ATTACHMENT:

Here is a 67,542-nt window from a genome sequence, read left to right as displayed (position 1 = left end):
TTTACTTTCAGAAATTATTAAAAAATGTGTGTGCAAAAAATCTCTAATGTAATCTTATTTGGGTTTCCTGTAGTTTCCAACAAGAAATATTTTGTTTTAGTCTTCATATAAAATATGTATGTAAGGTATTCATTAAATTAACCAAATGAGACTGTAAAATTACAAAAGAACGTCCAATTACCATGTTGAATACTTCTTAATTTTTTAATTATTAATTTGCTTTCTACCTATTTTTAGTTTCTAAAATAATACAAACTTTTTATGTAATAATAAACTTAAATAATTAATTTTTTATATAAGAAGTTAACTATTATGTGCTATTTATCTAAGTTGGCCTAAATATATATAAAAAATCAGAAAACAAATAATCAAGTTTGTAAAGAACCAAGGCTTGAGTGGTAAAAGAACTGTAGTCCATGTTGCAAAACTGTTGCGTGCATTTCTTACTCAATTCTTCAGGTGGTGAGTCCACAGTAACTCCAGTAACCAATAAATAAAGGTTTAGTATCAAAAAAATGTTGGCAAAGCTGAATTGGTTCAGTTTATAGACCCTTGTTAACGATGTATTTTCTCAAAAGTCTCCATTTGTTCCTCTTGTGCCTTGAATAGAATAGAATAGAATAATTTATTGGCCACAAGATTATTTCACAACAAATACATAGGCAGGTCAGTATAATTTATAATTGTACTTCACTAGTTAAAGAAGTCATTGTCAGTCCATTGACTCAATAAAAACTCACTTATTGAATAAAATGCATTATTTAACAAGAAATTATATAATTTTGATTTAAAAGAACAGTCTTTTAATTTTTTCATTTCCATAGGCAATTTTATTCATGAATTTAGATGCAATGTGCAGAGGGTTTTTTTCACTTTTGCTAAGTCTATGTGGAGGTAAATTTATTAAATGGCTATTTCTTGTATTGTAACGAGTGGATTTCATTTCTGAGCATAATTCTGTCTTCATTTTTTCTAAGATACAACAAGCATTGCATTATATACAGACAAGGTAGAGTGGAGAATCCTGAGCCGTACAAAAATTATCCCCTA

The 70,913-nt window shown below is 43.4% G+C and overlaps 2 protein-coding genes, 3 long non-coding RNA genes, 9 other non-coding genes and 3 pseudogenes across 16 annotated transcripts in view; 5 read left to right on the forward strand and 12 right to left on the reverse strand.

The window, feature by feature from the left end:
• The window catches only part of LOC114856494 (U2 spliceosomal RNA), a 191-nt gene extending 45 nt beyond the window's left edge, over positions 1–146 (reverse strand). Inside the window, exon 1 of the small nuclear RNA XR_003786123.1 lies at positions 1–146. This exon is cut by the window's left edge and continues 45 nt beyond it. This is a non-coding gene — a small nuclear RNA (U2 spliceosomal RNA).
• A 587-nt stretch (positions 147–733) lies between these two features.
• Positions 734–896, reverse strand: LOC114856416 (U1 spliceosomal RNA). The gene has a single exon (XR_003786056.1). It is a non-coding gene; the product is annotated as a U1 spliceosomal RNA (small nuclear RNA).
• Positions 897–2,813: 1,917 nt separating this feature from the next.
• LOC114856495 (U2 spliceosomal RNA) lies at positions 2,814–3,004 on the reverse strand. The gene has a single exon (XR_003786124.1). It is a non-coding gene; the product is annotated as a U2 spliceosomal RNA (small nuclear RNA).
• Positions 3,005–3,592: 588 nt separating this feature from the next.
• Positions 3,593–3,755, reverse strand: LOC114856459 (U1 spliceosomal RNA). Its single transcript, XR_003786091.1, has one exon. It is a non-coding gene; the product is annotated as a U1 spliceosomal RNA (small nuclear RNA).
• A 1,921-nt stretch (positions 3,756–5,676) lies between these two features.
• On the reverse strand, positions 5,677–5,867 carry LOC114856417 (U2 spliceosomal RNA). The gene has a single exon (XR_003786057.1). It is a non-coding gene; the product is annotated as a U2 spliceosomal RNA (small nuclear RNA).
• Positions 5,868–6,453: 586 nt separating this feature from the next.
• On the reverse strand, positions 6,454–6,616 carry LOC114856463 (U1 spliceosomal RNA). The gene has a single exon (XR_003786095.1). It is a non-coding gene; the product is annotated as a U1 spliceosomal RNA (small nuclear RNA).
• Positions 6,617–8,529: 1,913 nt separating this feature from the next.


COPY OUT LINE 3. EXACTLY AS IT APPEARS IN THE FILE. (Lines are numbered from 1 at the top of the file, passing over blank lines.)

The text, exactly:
The 70,913-nt window shown below is 43.4% G+C and overlaps 2 protein-coding genes, 3 long non-coding RNA genes, 9 other non-coding genes and 3 pseudogenes across 16 annotated transcripts in view; 5 read left to right on the forward strand and 12 right to left on the reverse strand.